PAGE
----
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Astronomy (General/Chat)

Brevity: Headers | « Text »
  • Scientists Map the ["inferred"] Dark Matter Around Millions of Galaxies

    04/17/2015 2:15:22 PM PDT · by BenLurkin · 24 replies
    universetoday.com ^ | Ramin Skibba
    The research and maps, which span a large area of the sky, are the product of a massive effort of an international team from the US, UK, Spain, Germany, Switzerland, and Brazil. They announced their new results at the American Physical Society (APS) meeting in Baltimore, Maryland. According to cosmologists, dark matter particles stream and clump together over time in particular regions of the cosmos, often in the same places where galaxies form and cluster. Over time, a “cosmic web” develops across the universe. Though dark matter is invisible, it expands with the universe and feels the pull of gravity....
  • Astronomy Picture of the Day -- M46 Plus Two

    04/17/2015 10:30:16 AM PDT · by SunkenCiv · 3 replies
    NASA ^ | April 17, 2015 | (see photo credit)
    Explanation: Galactic or open star clusters are young. These swarms of stars are born together near the plane of the Milky Way, but their numbers steadily dwindle as cluster members are ejected by galactic tides and gravitational interactions. In fact, this bright open cluster, known as M46, is around 300 million years young. It still contains a few hundred stars within a span of 30 light-years or so. Located about 5,000 light-years away toward the constellation Puppis, M46 also seems to contain contradictions to its youthful status. In this pretty starscape, the colorful, circular patch above and right of the...
  • Dawn Rises Over Ceres North Pole

    04/16/2015 2:51:10 PM PDT · by BenLurkin · 10 replies
    Brand new images taken on April 10 by NASA’s Dawn probe show the dwarf planet from high above its north pole. Photographed at a distance of just 21,000 miles (33,000 km) — less than 10 times the Earth-moon distance — they’re our sharpest views to date. The crispness combined with the low-angled sunlight gives Ceres a stark, lunar-like appearance. ... Meanwhile, scientists have assembled images taken by Dawn through blue, green and infrared filters to create a new color-enhanced map of the dwarf planet. The variety of landforms in conjunction with the color variations hint that Ceres was once an...
  • Astronomy Picture of the Day -- One-Armed Spiral Galaxy NGC 4725

    04/16/2015 4:56:15 AM PDT · by SunkenCiv · 11 replies
    NASA ^ | April 16, 2015 | (see photo credit)
    Explanation: While most spiral galaxies, including our own Milky Way, have two or more spiral arms, NGC 4725 has only one. In this sharp color composite image, the solo spira mirabilis seems to wind from a prominent ring of bluish, newborn star clusters and red tinted star forming regions. The odd galaxy also sports obscuring dust lanes a yellowish central bar structure composed of an older population of stars. NGC 4725 is over 100 thousand light-years across and lies 41 million light-years away in the well-groomed constellation Coma Berenices. Computer simulations of the formation of single spiral arms suggest that...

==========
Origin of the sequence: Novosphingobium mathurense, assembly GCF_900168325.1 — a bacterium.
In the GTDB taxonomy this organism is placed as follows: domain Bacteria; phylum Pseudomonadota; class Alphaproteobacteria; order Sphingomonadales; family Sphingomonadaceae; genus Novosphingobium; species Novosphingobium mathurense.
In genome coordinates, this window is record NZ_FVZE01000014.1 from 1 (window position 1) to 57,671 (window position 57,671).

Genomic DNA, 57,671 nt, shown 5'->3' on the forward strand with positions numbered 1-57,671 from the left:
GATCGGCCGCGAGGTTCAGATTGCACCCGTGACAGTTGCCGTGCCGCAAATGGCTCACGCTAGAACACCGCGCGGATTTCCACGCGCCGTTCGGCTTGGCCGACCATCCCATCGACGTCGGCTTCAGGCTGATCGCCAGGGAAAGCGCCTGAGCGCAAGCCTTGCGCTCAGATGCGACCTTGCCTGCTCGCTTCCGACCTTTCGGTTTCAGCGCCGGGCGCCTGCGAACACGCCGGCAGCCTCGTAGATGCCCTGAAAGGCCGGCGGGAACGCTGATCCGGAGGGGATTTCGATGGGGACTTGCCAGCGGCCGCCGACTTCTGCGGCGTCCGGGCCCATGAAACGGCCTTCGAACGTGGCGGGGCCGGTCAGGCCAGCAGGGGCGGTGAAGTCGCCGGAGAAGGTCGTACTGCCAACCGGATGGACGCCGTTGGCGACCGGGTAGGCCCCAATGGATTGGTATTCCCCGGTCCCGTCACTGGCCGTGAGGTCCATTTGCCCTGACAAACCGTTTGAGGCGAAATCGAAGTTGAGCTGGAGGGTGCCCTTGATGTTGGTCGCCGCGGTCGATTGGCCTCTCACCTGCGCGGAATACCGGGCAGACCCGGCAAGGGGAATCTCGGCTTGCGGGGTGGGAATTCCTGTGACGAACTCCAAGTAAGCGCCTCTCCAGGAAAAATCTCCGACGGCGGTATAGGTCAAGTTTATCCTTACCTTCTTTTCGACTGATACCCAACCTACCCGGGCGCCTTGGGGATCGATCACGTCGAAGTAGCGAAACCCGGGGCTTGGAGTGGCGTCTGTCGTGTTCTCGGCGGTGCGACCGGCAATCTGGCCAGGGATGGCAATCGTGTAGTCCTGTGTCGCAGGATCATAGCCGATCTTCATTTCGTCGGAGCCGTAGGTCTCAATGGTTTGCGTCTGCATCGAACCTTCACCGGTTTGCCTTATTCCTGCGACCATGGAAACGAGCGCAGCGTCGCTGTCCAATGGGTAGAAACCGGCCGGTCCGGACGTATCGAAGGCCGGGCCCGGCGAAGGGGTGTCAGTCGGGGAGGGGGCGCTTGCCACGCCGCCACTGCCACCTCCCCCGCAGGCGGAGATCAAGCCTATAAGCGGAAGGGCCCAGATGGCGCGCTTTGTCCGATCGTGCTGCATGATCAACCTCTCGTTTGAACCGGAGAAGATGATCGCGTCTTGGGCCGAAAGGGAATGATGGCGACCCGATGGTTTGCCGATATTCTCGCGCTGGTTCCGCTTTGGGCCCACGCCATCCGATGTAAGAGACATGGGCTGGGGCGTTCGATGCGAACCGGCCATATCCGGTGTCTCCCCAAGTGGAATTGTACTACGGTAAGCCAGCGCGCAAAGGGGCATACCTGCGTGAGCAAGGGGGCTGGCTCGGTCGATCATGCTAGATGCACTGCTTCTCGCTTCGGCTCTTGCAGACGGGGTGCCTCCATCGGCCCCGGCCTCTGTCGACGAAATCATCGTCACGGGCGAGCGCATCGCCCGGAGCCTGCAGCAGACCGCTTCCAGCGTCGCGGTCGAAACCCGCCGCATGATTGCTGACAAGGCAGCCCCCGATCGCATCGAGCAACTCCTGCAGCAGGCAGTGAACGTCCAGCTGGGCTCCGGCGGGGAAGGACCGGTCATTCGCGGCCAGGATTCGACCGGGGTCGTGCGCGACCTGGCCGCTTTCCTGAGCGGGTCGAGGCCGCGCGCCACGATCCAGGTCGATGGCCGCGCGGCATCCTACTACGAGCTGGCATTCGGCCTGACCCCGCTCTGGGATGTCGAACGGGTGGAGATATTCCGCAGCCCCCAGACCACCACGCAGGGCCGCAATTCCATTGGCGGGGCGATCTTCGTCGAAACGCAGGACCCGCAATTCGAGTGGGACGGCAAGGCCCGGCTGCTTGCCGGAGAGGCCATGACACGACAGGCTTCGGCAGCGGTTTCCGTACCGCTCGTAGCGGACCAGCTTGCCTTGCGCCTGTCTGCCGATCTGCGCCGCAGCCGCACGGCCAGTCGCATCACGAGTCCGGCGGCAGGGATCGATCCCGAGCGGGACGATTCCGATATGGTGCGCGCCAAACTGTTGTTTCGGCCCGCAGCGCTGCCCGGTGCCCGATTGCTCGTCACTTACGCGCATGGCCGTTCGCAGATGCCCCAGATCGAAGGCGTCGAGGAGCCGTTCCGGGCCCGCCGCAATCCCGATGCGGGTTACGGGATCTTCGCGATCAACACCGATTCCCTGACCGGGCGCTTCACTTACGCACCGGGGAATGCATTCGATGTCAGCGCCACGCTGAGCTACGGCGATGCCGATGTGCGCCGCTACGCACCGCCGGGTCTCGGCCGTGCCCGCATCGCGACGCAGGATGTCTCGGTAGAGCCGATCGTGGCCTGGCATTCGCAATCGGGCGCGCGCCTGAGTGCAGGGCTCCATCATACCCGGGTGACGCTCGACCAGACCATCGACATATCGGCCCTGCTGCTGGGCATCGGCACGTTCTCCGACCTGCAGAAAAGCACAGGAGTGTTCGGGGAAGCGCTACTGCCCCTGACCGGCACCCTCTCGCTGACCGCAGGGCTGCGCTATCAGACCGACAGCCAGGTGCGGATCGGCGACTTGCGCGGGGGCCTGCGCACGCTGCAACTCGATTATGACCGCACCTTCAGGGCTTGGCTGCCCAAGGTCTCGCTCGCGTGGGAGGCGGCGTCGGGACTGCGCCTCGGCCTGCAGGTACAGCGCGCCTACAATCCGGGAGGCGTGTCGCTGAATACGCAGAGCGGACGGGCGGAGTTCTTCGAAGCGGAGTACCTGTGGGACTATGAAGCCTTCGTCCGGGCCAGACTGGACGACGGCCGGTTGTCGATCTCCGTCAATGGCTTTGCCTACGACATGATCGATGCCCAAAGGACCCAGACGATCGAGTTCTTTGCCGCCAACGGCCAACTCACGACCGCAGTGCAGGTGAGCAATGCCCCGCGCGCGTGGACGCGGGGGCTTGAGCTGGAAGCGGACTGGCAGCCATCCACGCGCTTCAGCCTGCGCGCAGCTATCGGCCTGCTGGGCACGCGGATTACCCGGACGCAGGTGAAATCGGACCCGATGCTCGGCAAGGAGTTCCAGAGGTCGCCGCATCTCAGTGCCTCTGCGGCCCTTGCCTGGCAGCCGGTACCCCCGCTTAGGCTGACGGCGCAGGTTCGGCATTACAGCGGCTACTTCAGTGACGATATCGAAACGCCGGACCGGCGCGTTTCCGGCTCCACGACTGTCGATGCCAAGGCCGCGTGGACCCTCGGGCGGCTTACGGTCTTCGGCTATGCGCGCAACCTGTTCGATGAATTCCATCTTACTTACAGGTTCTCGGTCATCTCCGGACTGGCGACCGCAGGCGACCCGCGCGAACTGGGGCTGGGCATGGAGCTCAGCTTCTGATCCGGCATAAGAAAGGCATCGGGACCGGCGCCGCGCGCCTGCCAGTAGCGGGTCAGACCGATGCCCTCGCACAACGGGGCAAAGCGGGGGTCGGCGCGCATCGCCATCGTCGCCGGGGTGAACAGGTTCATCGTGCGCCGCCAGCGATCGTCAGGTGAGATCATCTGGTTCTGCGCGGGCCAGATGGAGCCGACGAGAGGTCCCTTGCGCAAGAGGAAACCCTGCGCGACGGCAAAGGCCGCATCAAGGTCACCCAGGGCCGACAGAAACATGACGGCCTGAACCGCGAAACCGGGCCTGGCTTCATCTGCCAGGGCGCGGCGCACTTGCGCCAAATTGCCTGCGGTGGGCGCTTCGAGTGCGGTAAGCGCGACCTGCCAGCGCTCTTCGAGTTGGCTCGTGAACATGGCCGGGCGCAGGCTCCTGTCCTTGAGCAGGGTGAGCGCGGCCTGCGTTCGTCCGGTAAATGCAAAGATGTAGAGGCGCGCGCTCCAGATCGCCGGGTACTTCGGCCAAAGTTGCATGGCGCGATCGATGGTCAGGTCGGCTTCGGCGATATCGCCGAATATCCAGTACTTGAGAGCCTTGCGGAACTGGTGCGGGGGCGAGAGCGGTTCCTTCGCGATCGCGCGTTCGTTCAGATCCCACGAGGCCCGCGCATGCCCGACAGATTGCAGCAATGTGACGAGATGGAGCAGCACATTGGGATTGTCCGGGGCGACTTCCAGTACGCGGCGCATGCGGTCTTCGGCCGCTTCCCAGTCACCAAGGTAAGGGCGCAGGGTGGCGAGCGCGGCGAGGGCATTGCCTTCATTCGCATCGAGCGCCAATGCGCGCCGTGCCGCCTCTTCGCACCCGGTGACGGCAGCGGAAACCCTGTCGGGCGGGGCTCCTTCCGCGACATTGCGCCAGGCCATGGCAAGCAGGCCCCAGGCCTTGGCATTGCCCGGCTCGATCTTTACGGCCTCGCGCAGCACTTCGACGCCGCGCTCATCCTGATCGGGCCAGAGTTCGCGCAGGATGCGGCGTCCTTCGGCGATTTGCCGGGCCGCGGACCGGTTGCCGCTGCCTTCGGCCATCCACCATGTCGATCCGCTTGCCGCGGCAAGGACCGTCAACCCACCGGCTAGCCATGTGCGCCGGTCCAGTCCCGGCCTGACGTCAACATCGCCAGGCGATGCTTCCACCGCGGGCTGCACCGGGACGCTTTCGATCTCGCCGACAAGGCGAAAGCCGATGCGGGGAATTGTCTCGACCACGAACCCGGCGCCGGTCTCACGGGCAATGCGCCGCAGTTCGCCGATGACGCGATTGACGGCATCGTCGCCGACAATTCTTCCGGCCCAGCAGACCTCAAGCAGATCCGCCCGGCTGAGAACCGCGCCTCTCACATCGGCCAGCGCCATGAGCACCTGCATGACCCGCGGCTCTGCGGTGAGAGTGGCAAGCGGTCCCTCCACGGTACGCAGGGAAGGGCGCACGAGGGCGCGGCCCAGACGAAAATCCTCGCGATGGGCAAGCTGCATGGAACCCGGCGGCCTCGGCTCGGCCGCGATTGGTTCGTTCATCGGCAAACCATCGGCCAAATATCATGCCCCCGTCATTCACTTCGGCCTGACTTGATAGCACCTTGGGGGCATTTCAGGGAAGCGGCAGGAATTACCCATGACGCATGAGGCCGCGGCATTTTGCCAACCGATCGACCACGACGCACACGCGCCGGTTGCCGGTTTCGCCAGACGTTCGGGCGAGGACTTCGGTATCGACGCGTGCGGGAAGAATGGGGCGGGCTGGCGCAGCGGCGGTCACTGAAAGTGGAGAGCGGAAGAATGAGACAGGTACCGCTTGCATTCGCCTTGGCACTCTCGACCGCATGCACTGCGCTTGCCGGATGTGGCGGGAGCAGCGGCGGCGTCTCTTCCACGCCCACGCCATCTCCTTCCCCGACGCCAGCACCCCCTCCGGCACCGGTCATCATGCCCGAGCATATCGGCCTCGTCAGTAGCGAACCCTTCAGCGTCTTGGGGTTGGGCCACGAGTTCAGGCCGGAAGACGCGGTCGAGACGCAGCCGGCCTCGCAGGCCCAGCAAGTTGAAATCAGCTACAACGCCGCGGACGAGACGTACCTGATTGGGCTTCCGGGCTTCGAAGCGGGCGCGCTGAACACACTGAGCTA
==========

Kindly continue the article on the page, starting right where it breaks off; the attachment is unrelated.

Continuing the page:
• Astronomy Picture of the Day -- Mystic Mountain Dust Pillars

    04/16/2015 4:54:26 AM PDT · by SunkenCiv · 4 replies
    NASA ^ | April 15, 2015 | (see photo credit)
    Explanation: It's stars versus dust in the Carina Nebula and the stars are winning. More precisely, the energetic light and winds from massive newly formed stars are evaporating and dispersing the dusty stellar nurseries in which they formed. Located in the Carina Nebula and known informally as Mystic Mountain, these pillar's appearance is dominated by the dark dust even though it is composed mostly of clear hydrogen gas. Dust pillars such as these are actually much thinner than air and only appear as mountains due to relatively small amounts of opaque interstellar dust. About 7,500 light-years distant, the featured image...
  • NASA's New Horizons probe is visiting Pluto — and just sent back its first [blurry] color photos

    04/14/2015 12:54:15 PM PDT · by BenLurkin · 26 replies
    vox.com ^ | Joseph Stromberg
    Next month, as New Horizons nears Pluto, it will start taking the most detailed photos we've ever seen of it. The craft will begin sending back atmospheric data on Pluto in May, and data on the dwarf planet's surface composition in June. "By the time we get there in July, we will have returned over a thousand images to the ground," Stern told me in a recent interview. This is a big deal. Even though Pluto seems very familiar to us, we know far less about it than about any of the planets in our solar system. Two of its...
  • Astronomy Picture of the Day -- Through the Shadow of the Moon

    04/14/2015 4:17:02 AM PDT · by SunkenCiv · 4 replies
    NASA ^ | April 14, 2015 | (see photo credit)
    Explanation: What would it look like to fly through a total eclipse of the Sun? On a typical place on Earth in the path of the dark shadow of the Moon during a total eclipse, an observer would see the Moon cross the face of the Sun, completely blocking it for a few minutes. A particularly clear view of the darkness created on Earth during last month's total solar eclipse was captured by an aircraft flying through the Moon's umbral shadow. One second of time in the featured time-lapse video corresponds to about one minute of real time. The Moon's...
  • Mystery of Ceres' bright spots grows

    04/13/2015 12:28:08 PM PDT · by BenLurkin · 24 replies
    nature.com ^ | Alexandra Witze
    Not all of the puzzling bright spots on the dwarf planet Ceres are alike. The closest-yet images of the gleams, taken from 45,000 kilometres away, suggest that at least two of the spots look different from one another when seen in infrared wavelengths. The Hubble Space Telescope spied many of the bright spots from afar years ago, but the observations from NASA's Dawn spacecraft — which began looping around Ceres on 6 March — are the first at close range. The images were released on 13 April in Vienna, Austria, at a meeting of the European Geosciences Union. Scientists say...